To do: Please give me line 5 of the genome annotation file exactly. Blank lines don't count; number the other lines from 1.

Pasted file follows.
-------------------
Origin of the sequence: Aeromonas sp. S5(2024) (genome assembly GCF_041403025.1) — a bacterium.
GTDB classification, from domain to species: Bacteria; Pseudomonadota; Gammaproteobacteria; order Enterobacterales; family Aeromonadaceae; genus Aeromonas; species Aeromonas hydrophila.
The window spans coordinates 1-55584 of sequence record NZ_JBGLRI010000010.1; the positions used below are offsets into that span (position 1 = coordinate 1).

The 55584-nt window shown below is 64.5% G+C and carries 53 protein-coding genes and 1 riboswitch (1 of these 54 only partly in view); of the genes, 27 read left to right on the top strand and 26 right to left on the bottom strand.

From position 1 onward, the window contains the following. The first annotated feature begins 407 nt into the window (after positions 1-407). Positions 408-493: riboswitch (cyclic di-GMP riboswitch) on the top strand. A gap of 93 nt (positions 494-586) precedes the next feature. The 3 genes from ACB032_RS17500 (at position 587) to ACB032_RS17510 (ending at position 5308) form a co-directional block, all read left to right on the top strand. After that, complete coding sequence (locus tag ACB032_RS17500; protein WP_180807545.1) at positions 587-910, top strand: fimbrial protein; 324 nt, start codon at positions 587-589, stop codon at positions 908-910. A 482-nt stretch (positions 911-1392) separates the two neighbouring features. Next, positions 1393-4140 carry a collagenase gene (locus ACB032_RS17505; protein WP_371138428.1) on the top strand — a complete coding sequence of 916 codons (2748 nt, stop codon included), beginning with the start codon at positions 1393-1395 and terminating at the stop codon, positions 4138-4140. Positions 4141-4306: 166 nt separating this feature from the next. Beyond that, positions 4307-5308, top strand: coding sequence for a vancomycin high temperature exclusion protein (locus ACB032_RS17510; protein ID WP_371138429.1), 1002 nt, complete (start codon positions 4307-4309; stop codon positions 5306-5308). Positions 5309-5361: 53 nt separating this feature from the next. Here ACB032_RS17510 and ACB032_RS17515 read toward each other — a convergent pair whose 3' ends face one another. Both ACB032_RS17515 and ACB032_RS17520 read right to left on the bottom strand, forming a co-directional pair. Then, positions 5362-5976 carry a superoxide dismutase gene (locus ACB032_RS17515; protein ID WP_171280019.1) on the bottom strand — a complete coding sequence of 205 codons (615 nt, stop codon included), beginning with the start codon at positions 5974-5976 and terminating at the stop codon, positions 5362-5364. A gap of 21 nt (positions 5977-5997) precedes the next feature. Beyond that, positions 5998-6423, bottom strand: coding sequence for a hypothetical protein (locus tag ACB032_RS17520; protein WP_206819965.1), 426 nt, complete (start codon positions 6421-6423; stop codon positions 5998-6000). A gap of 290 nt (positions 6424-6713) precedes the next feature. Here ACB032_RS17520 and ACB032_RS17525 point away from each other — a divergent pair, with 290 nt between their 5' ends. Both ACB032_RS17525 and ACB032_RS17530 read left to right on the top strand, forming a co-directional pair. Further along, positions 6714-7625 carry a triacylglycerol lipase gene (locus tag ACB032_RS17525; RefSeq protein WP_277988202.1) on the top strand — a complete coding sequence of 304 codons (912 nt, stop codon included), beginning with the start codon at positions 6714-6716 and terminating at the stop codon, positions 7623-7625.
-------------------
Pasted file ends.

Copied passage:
From position 1 onward, the window contains the following. The first annotated feature begins 407 nt into the window (after positions 1-407). Positions 408-493: riboswitch (cyclic di-GMP riboswitch) on the top strand. A gap of 93 nt (positions 494-586) precedes the next feature. The 3 genes from ACB032_RS17500 (at position 587) to ACB032_RS17510 (ending at position 5308) form a co-directional block, all read left to right on the top strand. After that, complete coding sequence (locus tag ACB032_RS17500; protein WP_180807545.1) at positions 587-910, top strand: fimbrial protein; 324 nt, start codon at positions 587-589, stop codon at positions 908-910. A 482-nt stretch (positions 911-1392) separates the two neighbouring features. Next, positions 1393-4140 carry a collagenase gene (locus ACB032_RS17505; protein WP_371138428.1) on the top strand — a complete coding sequence of 916 codons (2748 nt, stop codon included), beginning with the start codon at positions 1393-1395 and terminating at the stop codon, positions 4138-4140. Positions 4141-4306: 166 nt separating this feature from the next. Beyond that, positions 4307-5308, top strand: coding sequence for a vancomycin high temperature exclusion protein (locus ACB032_RS17510; protein ID WP_371138429.1), 1002 nt, complete (start codon positions 4307-4309; stop codon positions 5306-5308). Positions 5309-5361: 53 nt separating this feature from the next. Here ACB032_RS17510 and ACB032_RS17515 read toward each other — a convergent pair whose 3' ends face one another. Both ACB032_RS17515 and ACB032_RS17520 read right to left on the bottom strand, forming a co-directional pair. Then, positions 5362-5976 carry a superoxide dismutase gene (locus ACB032_RS17515; protein ID WP_171280019.1) on the bottom strand — a complete coding sequence of 205 codons (615 nt, stop codon included), beginning with the start codon at positions 5974-5976 and terminating at the stop codon, positions 5362-5364. A gap of 21 nt (positions 5977-5997) precedes the next feature. Beyond that, positions 5998-6423, bottom strand: coding sequence for a hypothetical protein (locus tag ACB032_RS17520; protein WP_206819965.1), 426 nt, complete (start codon positions 6421-6423; stop codon positions 5998-6000). A gap of 290 nt (positions 6424-6713) precedes the next feature. Here ACB032_RS17520 and ACB032_RS17525 point away from each other — a divergent pair, with 290 nt between their 5' ends. Both ACB032_RS17525 and ACB032_RS17530 read left to right on the top strand, forming a co-directional pair. Further along, positions 6714-7625 carry a triacylglycerol lipase gene (locus tag ACB032_RS17525; RefSeq protein WP_277988202.1) on the top strand — a complete coding sequence of 304 codons (912 nt, stop codon included), beginning with the start codon at positions 6714-6716 and terminating at the stop codon, positions 7623-7625.